A certain amount of optimism is required in order to look at the path that markets have charted so far this year and not be concerned. (That is, unless you held a massive short on the Dow Jones. Then you'd be thrilled!)
Nevertheless, in spite of the carnage, there are still perma-bulls in the mainstream financial news media that are insisting upon the notion that a recession for the U.S. economy is only a vague or even negligible possibility. This kind of optimism seems naive, but is worth delving into.
What Do We Mean by Recession?
Some of us may find it useful to go over what exactly a recession, a correction, and a bear market are.
A correction is the least severe of the three scenarios. This merely means a market (or an individual stock, or sector) has lost 10% of its value from its one-year high price point. Market corrections happen fairly frequently, and are called "corrections" for a reason: They are not seen as dire, trend-defining movements. Corrections are, for lack of a better comparison, exactly what they sound like. They represent a pullback toward more appropriate asset values following a period of inflated prices.
Next is a bear market. This is when a market (or, again, a sector, a security, etc.) is trading at least 20% below its 52-week high. We usually associate bear markets with significant shifts in trend direction. While it may seem that most of the damage has already occurred if a market declines by 20% in such a relatively short period of time, the onset of bear markets (which alternate with bull markets) are generally cyclical, and stay in place for years to come.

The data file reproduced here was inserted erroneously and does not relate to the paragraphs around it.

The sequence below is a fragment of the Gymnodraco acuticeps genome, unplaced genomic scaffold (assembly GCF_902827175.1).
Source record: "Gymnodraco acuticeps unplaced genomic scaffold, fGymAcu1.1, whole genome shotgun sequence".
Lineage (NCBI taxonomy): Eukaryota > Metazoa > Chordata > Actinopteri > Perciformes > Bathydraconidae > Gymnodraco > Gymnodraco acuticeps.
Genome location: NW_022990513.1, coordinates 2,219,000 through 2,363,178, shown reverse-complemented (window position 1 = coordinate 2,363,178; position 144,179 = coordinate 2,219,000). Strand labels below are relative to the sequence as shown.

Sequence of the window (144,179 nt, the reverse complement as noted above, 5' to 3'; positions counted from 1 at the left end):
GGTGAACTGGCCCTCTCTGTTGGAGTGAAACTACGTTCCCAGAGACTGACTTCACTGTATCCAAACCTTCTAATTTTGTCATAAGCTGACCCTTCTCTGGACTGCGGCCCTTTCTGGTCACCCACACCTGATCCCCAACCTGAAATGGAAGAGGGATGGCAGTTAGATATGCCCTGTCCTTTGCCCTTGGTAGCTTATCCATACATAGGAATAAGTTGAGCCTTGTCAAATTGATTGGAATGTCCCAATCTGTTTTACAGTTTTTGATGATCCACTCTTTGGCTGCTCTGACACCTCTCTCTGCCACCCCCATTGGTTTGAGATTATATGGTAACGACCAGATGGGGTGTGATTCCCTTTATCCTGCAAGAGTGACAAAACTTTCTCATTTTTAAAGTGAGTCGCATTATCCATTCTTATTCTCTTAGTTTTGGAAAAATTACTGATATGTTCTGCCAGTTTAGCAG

Finally, there is a recession. This is simply two consecutive quarters of economic contraction. In other words, an economy must shrink in back-to-back quarters (3-month periods) for the onset of a recession to become official. Individual economies can fall into a recession, just as the global economy as a whole can enter a recession. The only real difference between a recession and a depression is the length of time they last and their severity. (For this reason, economists generally view a "depression" as fundamentally threatening the economic system, while recessions are more "natural" downturns in typical business cycles.)
The beginning point of a recession is rather straightforward—but when does a recession end? That's a far trickier question. Some would say it's whenever the contraction ends; others contend it's when growth begins again. Still others may suggest that stagnation is part of the process, so a recession hasn't truly ended (i.e. recovery achieved) until consecutive periods of growth can be strung together. In any case, a recession is typically measured by gross domestic product (GDP) and real economic activity, not simply by stock market performance.
Don't Worry, They Told Us
With this notion (of recession being measured in GDP, not stock index values) in mind, it seems counterintuitive that Bloomberg Business recently touted that there is no reason to worry about a U.S. recession. Its case relies upon certain stock market indicators as a way of predicting future performance based on the past. Although there are definitely some correlations and relationships between U.S. stocks and the U.S. economy, they are hardly one and the same.
Unfortunately, this sort of faulty reasoning bleeds into the public psyche. Steven Schwarzman, the CEO of Blackrock Group, the world's largest alternative asset manager, summed it up well: "At a certain point the markets become reality if they affect the behavior of regular people." If we see this kind of "monkey see, monkey do" logic take hold, it may well defy the historical precedents cited by Bloomberg and plunge the real U.S. economy into recession.
The opinions and forecasts herein are provided solely for informational purposes, and should not be used or construed as an offer, solicitation, or recommendation to buy or sell any product.